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I have no dignity left.
Every so often on the road I have a flashpoint where I realize something about myself. On one particular day, I lost my dignity in a dingy parking garage.
I know the exact moment that it happened. I was sitting in the front seat of a nondescript gray rental sedan listening to the static of FM radio trying to stay warm on a 19 degree day.
I was eating mashed potatoes and brown gravy out of a foam cup with a chicken finger for a spoon.
My winter coat was off and spread lining side up because I had no napkins. And no utensils.
I was punting.
Because this was just another “business lunch”.
Not at a white tablecloth restaurant with leather bound menus where I’d be wining and dining a client.
Not even a quick bowl of soup inside at Panera, by myself, while checking my email.
Nope, not today.
Today I was eating drive-thru chicken in a parking garage because it was the only chance I’d have to eat that day. I had landed with plenty of time to spare before my afternoon meeting. And then as I walked to my rental car, I got a message that my client needed me to be on site to an hour earlier.
The sad looking fried chicken chain was the only thing I passed as I drove to the client site. And I had less than fifteen minutes before my meeting.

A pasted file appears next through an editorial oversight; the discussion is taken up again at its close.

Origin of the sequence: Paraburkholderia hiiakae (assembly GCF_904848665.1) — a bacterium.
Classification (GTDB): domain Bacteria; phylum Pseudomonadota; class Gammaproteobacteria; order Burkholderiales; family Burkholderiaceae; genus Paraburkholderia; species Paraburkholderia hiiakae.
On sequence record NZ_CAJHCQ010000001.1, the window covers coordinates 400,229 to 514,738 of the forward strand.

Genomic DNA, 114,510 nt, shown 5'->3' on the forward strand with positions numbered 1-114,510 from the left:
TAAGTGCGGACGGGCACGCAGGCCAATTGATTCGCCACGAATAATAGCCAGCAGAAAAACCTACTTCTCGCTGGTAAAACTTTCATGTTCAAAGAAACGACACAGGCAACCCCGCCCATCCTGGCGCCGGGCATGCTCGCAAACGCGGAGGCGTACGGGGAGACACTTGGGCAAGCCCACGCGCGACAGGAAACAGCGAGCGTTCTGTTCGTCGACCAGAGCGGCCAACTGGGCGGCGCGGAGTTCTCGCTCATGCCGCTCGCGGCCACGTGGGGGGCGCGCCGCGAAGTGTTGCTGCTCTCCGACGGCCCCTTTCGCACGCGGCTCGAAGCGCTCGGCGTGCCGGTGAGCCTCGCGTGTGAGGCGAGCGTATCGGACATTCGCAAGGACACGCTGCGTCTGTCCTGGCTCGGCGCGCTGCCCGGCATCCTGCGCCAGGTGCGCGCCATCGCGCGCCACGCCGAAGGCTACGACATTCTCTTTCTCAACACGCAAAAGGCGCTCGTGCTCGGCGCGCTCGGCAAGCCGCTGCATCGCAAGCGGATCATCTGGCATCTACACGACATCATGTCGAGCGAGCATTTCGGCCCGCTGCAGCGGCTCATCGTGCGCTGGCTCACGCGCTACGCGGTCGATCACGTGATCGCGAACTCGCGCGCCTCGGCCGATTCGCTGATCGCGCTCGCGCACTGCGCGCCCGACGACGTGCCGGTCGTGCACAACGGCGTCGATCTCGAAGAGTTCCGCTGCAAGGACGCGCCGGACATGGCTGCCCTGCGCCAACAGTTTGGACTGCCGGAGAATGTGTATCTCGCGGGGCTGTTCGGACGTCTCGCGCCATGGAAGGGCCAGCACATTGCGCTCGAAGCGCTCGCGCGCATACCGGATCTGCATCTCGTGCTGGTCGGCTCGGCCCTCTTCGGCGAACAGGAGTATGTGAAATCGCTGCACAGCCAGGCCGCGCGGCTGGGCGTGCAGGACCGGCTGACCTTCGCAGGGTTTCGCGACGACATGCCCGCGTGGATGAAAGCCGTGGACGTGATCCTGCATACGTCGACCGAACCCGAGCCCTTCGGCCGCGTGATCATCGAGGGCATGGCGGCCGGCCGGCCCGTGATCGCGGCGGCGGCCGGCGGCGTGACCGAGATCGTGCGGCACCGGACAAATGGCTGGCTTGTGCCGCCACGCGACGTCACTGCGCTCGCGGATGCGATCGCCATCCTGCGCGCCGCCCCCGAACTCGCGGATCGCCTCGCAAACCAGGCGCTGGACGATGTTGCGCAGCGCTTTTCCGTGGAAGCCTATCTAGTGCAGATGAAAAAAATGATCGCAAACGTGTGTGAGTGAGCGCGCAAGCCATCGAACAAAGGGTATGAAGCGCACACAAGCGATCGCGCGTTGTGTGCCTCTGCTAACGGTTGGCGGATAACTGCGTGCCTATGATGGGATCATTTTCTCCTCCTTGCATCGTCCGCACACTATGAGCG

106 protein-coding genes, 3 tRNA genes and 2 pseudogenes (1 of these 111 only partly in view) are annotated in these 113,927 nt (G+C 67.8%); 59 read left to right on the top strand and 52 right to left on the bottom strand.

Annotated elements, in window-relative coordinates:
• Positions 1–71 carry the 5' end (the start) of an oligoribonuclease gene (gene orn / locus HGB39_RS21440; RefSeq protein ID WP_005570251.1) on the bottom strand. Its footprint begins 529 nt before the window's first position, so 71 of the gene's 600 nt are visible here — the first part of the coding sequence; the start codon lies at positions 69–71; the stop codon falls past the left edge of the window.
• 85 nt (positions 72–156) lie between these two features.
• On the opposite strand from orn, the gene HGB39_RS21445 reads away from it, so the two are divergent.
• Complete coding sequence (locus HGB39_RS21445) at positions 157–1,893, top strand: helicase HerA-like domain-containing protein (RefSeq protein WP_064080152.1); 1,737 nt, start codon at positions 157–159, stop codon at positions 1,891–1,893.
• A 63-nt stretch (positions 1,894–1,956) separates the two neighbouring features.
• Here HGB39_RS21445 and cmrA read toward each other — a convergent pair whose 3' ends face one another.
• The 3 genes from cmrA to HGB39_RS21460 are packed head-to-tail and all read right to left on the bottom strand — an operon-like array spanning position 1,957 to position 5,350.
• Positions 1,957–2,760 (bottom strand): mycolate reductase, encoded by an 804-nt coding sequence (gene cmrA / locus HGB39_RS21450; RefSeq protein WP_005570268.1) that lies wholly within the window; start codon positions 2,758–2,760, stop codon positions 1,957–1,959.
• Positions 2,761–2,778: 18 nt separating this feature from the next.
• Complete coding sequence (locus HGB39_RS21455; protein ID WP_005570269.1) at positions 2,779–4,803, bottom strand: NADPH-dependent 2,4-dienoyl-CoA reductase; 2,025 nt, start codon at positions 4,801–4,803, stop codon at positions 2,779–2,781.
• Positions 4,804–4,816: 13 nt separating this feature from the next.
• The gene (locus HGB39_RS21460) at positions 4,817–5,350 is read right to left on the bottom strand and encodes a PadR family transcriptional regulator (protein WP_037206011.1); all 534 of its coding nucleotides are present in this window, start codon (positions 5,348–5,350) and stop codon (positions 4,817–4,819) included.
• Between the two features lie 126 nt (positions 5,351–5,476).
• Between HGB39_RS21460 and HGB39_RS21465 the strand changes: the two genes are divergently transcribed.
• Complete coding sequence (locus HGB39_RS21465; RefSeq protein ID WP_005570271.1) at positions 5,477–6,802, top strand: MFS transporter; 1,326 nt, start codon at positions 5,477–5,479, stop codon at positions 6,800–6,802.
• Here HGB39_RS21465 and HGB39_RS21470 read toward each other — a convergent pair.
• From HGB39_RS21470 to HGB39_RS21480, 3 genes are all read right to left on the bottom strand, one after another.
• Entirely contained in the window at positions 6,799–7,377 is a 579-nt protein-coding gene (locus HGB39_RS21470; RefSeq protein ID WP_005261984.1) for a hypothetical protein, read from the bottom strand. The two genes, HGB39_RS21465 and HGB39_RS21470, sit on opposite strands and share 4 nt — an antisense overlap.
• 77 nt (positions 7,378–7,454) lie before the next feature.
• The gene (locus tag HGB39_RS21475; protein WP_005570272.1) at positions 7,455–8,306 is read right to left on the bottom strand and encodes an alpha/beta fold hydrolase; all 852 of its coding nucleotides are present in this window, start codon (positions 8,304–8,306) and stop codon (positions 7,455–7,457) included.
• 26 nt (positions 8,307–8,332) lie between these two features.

I drove off and parked, the aroma of grease permeating the car. I found a parking space. Seven minutes to quickly eat.
And then discovered I had no silverware. And no napkins. And no damned honey mustard for my chicken.
Just a tepid cup of mashed potatoes, three soft chicken wings, and a limp biscuit. And a bottle of water.
Consultants punt, because this is a typical travel day for many of us.
I long ago figured out which fast food meals I could eat with one hand while the other is on the steering wheel driving 80 miles per hour trying to make my meeting. I also can, in a pinch, brush my teeth in a parking garage with a gargle of bottled water. And then wash my hands with the same bottle, drying them on the inside carpet of the trunk where I hide the fast food bag as I grab my tote and breeze into the meeting as if nothing had happened, along the way slowly regaining some my dignity.
My client has no clue what has transpired. To them, I’ve just breezed into town to solve the problem put before me.
But the evidence will be there still, that mystery bag that knows my dirty secret.
I am the girl who eats mashed potatoes in her car with a chicken finger spoon. And I’m totally okay with that.